People with an addiction can get locked into a particular pattern of thinking and behaviors. That can hinder their efforts to overcome a substance use disorder. While traditional psychotherapy can be beneficial for addiction treatment, some individuals may find themselves more responsive to various forms of behavior therapy. Below is an overview of behavioral therapy and some of the most common formats used in addiction treatment. Call Red Oak Recovery today at 866.457.7590 to learn about the treatment options available to you.
What Is Behavior Therapy?
Behavior therapy is a term used to encompass a broad range of therapeutic techniques that help people change their behavior. The idea behind various approaches to behavior therapy is to reinforce positive actions while eliminating those that negatively affect a client.
The most significant difference between traditional psychotherapy approaches and behavioral therapy is that the latter focuses on action. Each session focuses on helping clients learn a new behavior, which hopefully replaces old knowledge that can be harmful.
There are a variety of ways therapists can apply behavioral therapy. The type used often depends on factors like the addiction a client wants to work on and the extent of their symptoms.
1. Cognitive-Behavioral Therapy (CBT)
Cognitive-behavioral therapy (CBT) focuses on helping individuals change negative thought patterns that contribute to negative emotions. CBT helps people identify those negative thoughts and situations that cause them. Then, clients learn to shift their thoughts and behaviors in a more positive direction, allowing them to be functional versus dysfunctional.
CBT helps clients develop self-awareness and clarity, which allows them to be present in situations. That can let them see things as they are instead of through a veil of negativity. From there, they start learning coping skills to help them handle difficult situations. They also receive education on techniques that show them how to relieve stress.
2. Dialectical Behavior Therapy (DBT)
Dialectical behavior therapy (DBT) rests on psychotherapy foundations. It focuses on helping clients learn how to manage their emotions. They also learn techniques that allow them to navigate conflicts without escalating them to another level. While DBT was initially used to help people with borderline personality disorder, it also proved to be an effective addictive therapy.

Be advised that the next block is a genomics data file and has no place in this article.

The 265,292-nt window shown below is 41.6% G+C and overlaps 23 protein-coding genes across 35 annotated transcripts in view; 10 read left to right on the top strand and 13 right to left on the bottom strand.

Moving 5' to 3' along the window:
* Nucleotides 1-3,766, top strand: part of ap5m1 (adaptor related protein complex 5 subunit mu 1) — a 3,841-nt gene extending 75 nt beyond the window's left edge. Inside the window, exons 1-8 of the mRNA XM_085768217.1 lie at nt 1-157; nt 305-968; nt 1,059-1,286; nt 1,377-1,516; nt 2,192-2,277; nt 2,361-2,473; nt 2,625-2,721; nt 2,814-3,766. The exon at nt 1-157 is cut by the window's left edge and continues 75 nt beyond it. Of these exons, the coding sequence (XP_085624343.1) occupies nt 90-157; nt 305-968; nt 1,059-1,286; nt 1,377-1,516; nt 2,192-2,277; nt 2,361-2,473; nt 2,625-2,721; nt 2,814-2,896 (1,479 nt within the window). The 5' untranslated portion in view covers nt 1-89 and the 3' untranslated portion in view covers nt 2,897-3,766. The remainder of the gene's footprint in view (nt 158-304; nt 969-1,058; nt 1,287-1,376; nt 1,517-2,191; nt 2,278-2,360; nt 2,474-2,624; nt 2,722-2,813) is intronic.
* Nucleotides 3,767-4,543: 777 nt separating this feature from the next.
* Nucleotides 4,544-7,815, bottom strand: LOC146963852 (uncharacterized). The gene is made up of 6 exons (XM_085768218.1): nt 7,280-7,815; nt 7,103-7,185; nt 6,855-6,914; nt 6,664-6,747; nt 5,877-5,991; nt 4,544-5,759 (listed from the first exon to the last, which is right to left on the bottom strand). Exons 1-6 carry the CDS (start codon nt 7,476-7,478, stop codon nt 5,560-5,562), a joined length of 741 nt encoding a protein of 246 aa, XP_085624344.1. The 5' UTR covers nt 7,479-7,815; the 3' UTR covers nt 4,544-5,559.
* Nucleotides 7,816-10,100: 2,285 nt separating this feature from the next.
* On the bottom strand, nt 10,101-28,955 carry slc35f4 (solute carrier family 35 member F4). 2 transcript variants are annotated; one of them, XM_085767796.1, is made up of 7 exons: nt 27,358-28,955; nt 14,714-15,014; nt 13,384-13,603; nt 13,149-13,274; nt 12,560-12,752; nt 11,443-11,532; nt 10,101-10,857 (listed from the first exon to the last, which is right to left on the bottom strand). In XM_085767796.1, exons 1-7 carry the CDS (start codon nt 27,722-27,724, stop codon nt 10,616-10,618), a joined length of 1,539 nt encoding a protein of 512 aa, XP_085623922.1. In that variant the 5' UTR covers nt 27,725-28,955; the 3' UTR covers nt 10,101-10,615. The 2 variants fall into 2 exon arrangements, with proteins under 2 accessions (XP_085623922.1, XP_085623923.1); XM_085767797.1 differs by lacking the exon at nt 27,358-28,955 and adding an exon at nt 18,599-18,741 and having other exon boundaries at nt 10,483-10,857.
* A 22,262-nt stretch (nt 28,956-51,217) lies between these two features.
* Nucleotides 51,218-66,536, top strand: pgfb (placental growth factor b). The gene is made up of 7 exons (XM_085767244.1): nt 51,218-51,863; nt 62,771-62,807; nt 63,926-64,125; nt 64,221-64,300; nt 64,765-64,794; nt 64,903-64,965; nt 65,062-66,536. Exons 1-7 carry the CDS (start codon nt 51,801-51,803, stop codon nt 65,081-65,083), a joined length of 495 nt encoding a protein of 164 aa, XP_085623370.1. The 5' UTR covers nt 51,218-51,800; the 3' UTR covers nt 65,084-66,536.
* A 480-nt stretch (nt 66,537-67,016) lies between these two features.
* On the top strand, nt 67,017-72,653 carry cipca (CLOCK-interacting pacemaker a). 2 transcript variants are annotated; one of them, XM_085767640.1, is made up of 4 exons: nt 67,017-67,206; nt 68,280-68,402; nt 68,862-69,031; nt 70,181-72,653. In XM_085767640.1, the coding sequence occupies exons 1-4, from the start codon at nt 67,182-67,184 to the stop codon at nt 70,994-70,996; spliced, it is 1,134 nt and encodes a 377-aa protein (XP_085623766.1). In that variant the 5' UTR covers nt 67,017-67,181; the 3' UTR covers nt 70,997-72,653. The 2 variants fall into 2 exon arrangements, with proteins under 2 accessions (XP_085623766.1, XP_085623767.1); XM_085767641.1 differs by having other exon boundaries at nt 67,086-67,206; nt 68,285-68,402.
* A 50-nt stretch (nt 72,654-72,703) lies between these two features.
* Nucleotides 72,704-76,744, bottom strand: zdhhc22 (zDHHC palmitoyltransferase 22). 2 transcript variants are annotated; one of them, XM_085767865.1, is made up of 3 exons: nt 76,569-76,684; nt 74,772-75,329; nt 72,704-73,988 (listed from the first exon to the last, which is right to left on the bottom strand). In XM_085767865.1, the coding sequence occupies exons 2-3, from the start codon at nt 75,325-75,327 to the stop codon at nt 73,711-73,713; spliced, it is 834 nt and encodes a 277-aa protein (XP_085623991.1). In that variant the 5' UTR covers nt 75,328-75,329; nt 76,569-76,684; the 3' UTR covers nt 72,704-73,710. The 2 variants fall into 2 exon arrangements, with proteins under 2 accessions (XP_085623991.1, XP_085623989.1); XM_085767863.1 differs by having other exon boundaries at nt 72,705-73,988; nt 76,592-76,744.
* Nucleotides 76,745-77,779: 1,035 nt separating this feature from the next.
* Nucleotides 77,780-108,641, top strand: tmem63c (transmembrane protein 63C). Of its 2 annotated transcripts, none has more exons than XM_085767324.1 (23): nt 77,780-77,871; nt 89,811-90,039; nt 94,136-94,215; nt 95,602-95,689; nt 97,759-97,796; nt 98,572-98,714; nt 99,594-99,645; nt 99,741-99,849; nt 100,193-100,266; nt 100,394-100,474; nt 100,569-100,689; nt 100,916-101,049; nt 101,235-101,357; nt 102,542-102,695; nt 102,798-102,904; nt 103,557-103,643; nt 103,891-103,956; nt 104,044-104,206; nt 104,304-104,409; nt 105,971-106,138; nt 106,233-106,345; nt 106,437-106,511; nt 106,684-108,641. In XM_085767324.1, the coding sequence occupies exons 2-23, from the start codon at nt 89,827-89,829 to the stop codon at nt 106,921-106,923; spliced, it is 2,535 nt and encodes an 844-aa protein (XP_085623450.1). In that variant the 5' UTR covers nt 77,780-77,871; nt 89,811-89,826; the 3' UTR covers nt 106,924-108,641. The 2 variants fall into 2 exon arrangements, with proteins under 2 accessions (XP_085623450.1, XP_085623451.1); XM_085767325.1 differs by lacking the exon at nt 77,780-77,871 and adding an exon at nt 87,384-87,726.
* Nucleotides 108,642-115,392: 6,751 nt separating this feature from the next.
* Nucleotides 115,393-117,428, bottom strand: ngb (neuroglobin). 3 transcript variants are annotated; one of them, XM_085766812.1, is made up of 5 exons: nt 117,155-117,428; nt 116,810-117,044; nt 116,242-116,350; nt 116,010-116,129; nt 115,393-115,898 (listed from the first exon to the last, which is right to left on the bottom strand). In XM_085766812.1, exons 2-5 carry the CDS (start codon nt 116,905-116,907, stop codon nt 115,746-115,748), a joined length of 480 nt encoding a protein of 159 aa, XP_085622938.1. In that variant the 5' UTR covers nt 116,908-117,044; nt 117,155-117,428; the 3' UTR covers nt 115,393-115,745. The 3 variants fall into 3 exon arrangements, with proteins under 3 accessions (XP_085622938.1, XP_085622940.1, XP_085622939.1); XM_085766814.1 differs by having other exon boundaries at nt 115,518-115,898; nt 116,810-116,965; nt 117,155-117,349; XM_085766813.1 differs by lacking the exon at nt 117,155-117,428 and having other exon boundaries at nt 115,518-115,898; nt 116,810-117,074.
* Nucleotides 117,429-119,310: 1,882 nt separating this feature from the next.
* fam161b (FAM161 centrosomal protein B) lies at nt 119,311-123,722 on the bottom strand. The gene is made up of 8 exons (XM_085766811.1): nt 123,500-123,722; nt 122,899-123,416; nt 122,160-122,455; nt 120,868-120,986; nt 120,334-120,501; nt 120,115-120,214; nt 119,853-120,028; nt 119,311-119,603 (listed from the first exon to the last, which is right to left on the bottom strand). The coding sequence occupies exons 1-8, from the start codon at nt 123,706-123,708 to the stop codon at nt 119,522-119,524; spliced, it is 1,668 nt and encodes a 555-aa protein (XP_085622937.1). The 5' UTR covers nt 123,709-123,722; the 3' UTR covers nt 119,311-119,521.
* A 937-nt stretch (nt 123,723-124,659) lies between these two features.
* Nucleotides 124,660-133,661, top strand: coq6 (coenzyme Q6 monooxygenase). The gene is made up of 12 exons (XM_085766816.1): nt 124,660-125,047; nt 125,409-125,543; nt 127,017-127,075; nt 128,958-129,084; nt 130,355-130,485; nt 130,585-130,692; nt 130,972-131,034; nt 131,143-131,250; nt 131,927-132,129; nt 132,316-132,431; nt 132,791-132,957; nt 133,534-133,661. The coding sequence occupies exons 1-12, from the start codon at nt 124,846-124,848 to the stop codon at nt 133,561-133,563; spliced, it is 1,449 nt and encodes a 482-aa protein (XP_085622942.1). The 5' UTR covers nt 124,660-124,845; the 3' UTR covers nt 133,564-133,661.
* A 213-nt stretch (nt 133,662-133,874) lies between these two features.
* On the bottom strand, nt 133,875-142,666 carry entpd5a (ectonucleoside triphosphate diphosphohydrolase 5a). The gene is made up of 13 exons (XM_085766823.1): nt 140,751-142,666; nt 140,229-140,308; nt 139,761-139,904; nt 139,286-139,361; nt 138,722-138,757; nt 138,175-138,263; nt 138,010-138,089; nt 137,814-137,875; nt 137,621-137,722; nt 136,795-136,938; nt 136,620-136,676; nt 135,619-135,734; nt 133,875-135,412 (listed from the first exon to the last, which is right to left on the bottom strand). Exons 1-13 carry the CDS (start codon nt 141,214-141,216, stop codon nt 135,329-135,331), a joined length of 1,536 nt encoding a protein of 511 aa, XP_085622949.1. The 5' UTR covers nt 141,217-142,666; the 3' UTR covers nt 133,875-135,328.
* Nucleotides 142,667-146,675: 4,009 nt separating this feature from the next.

DBT sessions typically consist of making sure clients are stable before moving on to exploring their past to figure out what led them down the path of addiction. Therapists show a client how to manage emotions that might arise from emotional pain and past trauma without relying on substance use.
Clients can also benefit from DBT therapy by:
- Gaining insights into their past behavior
- Learning to accept and deal with the consequences of past actions
- Improving social interactions with others
- Getting help with building a recovery support system
- Feel that they are not alone in their efforts to remain sober
3. Rational Emotive Behavior Therapy
Rational emotive behavior therapy, more commonly known as REBT, focuses on helping clients identify destructive or negative feelings and therapies. Once clients have identified these challenging feelings, they can work on challenging them. In the best-case scenarios, they can then replace the adverse feelings and emotions using more rational or realistic ideas.
Experience Treatment at Red Oak Recovery
At our men’s rehab center in Asheville, North Carolina, we continually use a range of evidence-based therapies to treat mental health conditions and addiction. Red Oak Recovery offers clients access to a variety of different behavioral therapies. In addition, we also provide other addiction therapy services, including:
- Group therapy program
- Individual therapy program
- Family therapy program
- Experiential therapy program
- Nature therapy program